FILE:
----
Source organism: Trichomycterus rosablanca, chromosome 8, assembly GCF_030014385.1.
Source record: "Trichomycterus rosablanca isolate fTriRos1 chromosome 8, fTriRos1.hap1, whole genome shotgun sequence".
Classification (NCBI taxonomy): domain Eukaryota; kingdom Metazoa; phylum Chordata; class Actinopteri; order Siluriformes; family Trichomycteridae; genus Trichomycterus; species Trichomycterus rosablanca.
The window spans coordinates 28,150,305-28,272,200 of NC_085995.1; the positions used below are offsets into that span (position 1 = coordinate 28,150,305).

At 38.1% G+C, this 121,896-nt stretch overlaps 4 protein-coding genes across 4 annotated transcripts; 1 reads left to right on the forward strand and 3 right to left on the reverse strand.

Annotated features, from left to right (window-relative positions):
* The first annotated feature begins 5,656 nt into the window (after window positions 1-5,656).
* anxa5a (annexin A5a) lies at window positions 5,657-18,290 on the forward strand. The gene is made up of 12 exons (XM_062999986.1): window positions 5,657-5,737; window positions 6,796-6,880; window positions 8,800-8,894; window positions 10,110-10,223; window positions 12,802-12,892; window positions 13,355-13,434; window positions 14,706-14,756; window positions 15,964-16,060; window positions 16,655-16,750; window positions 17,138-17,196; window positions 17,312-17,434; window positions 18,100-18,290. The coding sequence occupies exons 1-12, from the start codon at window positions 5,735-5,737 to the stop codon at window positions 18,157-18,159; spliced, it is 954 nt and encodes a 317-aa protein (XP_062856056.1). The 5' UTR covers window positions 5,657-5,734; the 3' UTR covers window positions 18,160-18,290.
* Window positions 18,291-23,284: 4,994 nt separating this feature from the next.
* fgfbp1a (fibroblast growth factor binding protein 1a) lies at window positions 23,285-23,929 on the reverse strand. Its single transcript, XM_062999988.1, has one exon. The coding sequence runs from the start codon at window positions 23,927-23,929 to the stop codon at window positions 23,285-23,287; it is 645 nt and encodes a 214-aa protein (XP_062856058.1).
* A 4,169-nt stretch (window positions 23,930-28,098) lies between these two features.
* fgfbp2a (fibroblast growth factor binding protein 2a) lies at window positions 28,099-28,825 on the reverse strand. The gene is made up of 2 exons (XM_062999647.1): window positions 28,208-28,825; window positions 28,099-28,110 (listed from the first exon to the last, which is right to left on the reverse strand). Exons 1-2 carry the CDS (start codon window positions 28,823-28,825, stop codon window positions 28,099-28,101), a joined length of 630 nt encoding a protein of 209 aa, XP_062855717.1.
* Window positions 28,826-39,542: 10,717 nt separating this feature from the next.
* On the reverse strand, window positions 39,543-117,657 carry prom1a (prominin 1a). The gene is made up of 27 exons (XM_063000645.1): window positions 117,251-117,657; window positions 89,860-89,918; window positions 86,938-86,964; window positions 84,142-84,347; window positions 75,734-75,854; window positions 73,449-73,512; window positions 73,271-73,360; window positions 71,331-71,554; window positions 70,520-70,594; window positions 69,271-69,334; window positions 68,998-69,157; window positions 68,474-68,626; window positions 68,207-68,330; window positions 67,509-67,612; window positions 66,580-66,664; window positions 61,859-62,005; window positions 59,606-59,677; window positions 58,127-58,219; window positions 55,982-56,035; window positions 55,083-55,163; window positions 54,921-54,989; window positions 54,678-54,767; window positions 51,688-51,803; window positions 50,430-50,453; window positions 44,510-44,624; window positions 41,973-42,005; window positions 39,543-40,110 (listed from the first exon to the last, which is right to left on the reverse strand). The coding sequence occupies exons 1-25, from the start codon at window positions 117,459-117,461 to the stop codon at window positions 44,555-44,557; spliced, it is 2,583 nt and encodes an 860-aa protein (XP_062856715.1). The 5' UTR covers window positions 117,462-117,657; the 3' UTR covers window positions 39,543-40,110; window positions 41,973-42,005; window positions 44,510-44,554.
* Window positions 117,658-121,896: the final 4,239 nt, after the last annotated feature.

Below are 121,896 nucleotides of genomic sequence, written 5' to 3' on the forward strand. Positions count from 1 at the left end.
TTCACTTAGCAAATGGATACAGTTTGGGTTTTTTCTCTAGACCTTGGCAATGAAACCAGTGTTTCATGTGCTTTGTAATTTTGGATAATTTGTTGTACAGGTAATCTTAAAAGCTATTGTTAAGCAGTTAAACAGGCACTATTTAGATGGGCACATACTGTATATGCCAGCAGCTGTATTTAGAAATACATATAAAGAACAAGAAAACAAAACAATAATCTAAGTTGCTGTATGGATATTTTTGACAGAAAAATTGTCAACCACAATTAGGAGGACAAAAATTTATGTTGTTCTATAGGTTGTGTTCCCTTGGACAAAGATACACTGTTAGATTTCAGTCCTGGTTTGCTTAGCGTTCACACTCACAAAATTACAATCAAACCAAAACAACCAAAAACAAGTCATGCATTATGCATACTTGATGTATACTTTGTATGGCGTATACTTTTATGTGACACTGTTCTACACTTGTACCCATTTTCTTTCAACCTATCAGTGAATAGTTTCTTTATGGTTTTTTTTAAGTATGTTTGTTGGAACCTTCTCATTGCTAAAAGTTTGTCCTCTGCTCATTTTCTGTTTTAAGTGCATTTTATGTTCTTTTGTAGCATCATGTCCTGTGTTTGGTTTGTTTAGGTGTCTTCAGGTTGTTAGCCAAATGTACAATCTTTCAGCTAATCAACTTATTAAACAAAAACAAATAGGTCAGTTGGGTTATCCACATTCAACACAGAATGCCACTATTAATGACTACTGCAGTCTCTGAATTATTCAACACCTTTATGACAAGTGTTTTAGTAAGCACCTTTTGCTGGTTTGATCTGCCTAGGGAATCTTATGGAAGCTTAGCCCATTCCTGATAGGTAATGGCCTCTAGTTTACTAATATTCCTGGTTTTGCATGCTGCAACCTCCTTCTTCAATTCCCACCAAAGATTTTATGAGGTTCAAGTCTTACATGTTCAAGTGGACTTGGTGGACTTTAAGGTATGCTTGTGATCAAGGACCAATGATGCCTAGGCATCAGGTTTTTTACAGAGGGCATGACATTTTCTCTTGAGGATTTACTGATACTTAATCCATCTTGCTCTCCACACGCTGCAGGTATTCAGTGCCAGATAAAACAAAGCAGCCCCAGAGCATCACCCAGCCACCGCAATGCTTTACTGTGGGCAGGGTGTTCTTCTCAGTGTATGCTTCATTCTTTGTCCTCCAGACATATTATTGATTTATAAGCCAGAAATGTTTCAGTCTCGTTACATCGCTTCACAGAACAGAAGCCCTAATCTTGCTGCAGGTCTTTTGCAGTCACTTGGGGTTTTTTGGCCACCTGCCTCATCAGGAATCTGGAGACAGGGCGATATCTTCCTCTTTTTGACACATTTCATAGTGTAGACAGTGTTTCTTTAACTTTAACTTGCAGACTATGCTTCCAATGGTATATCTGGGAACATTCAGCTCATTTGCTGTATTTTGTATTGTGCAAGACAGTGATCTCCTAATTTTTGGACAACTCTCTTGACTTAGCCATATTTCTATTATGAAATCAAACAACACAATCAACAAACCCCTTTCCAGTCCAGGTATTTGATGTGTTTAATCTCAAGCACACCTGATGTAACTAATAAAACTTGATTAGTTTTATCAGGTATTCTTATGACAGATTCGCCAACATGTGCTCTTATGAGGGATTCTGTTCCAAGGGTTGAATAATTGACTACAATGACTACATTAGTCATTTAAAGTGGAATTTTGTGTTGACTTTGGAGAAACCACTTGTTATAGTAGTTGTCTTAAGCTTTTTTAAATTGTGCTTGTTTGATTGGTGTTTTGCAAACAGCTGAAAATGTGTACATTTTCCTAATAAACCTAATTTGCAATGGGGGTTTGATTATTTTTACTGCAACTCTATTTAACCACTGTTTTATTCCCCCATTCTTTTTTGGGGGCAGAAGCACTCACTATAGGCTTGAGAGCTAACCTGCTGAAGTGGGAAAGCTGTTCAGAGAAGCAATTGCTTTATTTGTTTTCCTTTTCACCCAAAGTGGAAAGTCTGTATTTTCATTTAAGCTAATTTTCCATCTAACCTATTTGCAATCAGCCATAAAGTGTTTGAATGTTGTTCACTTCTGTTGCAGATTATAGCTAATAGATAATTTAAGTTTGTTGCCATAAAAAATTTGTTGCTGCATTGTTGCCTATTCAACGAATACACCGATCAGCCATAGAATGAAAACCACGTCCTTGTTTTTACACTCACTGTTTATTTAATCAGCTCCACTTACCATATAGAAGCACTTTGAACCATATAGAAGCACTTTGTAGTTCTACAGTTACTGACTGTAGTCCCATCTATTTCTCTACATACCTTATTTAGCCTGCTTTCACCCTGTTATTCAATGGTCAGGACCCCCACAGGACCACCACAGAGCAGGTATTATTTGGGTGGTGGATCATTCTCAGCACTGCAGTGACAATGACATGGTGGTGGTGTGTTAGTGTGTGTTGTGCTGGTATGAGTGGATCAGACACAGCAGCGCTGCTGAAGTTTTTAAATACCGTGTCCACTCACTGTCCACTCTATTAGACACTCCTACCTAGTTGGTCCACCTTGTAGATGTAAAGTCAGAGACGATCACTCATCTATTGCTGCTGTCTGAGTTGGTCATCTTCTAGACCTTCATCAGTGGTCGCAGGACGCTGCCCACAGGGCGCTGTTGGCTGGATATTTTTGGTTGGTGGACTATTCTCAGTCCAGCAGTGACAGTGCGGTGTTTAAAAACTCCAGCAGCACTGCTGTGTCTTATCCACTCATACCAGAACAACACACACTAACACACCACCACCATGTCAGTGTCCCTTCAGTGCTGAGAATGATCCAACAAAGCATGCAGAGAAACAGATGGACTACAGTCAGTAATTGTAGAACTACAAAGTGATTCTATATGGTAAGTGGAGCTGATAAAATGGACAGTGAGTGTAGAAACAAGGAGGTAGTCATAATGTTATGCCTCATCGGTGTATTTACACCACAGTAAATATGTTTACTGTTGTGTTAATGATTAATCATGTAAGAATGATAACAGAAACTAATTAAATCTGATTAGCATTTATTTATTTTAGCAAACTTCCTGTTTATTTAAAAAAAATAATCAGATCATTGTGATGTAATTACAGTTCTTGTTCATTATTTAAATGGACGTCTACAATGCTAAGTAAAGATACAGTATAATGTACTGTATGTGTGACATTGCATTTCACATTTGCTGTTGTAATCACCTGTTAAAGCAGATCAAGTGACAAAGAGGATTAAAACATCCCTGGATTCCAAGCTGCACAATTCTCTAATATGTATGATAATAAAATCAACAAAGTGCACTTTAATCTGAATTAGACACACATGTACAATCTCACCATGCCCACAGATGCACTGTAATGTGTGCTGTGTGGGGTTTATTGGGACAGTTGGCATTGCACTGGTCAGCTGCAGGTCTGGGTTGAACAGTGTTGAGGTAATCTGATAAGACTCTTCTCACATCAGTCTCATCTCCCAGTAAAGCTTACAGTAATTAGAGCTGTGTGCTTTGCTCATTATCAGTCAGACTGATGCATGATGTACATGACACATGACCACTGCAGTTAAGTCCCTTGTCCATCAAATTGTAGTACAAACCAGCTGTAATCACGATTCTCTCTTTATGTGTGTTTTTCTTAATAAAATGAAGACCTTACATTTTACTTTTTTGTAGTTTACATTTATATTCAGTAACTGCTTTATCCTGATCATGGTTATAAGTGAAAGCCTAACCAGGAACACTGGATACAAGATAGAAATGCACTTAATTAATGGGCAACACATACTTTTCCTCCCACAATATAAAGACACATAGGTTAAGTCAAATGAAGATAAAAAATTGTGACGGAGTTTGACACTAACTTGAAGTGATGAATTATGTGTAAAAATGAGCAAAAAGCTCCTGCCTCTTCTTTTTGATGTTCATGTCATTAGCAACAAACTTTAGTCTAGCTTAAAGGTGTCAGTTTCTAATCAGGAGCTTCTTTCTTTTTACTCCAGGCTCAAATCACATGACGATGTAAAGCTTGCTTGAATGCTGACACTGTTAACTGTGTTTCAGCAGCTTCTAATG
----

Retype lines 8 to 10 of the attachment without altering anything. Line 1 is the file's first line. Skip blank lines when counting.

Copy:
* anxa5a (annexin A5a) lies at window positions 5,657-18,290 on the forward strand. The gene is made up of 12 exons (XM_062999986.1): window positions 5,657-5,737; window positions 6,796-6,880; window positions 8,800-8,894; window positions 10,110-10,223; window positions 12,802-12,892; window positions 13,355-13,434; window positions 14,706-14,756; window positions 15,964-16,060; window positions 16,655-16,750; window positions 17,138-17,196; window positions 17,312-17,434; window positions 18,100-18,290. The coding sequence occupies exons 1-12, from the start codon at window positions 5,735-5,737 to the stop codon at window positions 18,157-18,159; spliced, it is 954 nt and encodes a 317-aa protein (XP_062856056.1). The 5' UTR covers window positions 5,657-5,734; the 3' UTR covers window positions 18,160-18,290.
* Window positions 18,291-23,284: 4,994 nt separating this feature from the next.
* fgfbp1a (fibroblast growth factor binding protein 1a) lies at window positions 23,285-23,929 on the reverse strand. Its single transcript, XM_062999988.1, has one exon. The coding sequence runs from the start codon at window positions 23,927-23,929 to the stop codon at window positions 23,285-23,287; it is 645 nt and encodes a 214-aa protein (XP_062856058.1).